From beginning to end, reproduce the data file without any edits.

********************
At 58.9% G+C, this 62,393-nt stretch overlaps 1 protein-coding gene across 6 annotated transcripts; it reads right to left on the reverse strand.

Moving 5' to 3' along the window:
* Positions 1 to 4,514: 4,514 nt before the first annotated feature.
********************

At 58.9% G+C, this 62,393-nt stretch overlaps 1 protein-coding gene across 6 annotated transcripts; it reads right to left on the reverse strand.

Moving 5' to 3' along the window:
* Positions 1 to 4,514: 4,514 nt before the first annotated feature.